Graphene on Silicon Wafers  For Faster, Low Power Devices

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Graphene nanoribbons on silicon wafers

Graphene nanoribbons on silicon wafers could help lead the way toward super fast computer chips. Image courtesy of Mike Arnold

University of Wisconsin Scientists Deposit Graphene on Silicon

University of Wisconsin-Madison researchers are clost to fabricating computers that are much more power than current silicon technology. The researchers have invented a method to grow tiny ribbons of graphene directly on top of silicon wafers. Graphene is an excellent semiconductor and are easier to work with than graphene sheets.

PHD studen Vivek Saraswat states “Compared to current technology, this could enable faster, low power devices. It could help you pack in more transistors onto chips and continue Moore’s law into the future”.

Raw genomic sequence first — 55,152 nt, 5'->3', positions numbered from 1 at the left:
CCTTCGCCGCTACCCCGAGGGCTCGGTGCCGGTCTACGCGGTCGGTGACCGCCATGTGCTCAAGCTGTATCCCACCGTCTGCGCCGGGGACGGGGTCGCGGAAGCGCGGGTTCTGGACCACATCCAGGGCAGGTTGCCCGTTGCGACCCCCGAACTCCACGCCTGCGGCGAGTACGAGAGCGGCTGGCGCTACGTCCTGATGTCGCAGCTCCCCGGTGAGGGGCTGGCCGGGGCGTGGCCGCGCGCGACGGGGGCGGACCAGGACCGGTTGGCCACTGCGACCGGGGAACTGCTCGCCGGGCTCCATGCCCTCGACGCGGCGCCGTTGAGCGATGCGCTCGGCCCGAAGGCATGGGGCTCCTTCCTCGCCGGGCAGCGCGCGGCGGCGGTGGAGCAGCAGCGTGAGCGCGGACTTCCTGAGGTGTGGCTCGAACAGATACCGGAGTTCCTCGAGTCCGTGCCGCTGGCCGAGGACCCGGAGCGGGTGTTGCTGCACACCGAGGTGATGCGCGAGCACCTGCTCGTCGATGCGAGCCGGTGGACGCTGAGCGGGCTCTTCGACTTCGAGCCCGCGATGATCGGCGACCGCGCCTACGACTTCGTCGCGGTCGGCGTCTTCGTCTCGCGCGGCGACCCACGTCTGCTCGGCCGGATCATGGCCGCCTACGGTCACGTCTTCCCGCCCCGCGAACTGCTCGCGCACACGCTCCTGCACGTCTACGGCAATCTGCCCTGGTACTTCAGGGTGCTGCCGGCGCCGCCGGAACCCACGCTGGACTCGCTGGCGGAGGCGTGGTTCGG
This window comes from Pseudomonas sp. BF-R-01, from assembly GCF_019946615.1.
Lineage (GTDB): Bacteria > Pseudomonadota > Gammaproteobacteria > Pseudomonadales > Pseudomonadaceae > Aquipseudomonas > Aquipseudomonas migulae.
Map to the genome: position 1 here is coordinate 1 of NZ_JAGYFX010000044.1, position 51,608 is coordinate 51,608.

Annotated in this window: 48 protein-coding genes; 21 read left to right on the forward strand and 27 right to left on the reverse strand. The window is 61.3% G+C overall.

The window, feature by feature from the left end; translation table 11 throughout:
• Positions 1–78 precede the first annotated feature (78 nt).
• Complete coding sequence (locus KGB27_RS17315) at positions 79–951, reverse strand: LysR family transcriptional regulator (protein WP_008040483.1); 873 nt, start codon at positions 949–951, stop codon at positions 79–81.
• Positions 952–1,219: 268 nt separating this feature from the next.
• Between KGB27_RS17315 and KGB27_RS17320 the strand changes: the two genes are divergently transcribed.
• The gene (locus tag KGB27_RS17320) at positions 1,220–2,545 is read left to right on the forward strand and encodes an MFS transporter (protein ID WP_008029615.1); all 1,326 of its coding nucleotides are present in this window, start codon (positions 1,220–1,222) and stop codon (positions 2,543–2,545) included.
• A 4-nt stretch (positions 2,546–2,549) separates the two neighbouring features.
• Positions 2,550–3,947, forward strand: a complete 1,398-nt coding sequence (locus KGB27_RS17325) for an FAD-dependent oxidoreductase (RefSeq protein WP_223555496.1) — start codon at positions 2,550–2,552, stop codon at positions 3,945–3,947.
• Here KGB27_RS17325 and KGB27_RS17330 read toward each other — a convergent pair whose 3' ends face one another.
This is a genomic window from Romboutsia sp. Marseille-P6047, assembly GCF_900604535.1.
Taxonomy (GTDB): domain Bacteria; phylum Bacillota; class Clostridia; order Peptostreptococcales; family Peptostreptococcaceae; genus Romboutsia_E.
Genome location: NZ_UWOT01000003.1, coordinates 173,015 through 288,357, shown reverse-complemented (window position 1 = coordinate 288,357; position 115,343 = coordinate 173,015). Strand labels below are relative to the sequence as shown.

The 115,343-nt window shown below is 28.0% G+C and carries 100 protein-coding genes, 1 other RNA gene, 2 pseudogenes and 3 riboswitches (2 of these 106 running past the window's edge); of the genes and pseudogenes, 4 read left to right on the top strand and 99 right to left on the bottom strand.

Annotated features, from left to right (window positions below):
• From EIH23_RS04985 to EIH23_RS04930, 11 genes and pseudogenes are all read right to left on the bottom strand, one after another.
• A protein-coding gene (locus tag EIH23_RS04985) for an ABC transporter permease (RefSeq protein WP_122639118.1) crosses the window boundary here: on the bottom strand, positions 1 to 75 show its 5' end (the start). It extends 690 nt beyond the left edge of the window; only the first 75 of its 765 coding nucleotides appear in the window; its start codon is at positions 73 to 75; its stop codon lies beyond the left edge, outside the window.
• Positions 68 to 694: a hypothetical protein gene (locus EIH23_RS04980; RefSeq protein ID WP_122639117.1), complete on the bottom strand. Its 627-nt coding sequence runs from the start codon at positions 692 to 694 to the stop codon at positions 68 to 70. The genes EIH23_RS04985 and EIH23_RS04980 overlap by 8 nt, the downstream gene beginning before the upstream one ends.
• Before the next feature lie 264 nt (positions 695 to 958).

Silicon chips infused with graphene could push back Moore's Law by dramitcally increasing the chip's performance while using less power.

Graphene expert professor Mike Arnold adds “The main advantage of graphene nanoribbons is that electrons can travel faster through them, compared to silicon so you can make faster chips that use less energy."

Professor Arnold's work with nanoribbons on germanium has help advance the growth onto silicon. Silicon is the most common material used in semiconductors. Germanium is not for many reasons including price and brittleness.

Professor Arnold's researchers have overcome a major issue growing graphene on silicon. When graphene is deposited onto silicon it becomes inert and less useful compound called silicon carbide. The researchers used a think layer of germanium to protect the graphene to protect the graphene and silicon to react while maintaining the nanoribbon's semiconductor advantages.

This research is an exciting first stop to making integrated circuits made of graphene using today's semiconductor equipment. Tooling is a big cost for any new material introduction. Thus the researchers work to integrate graphene with existiving semiconductor devices could make it to market faster than ever thought.

“We are using a few strategies to control the thickness and the orientation for the nanoribbons,” says Arnold. “We have a few really cool ideas.”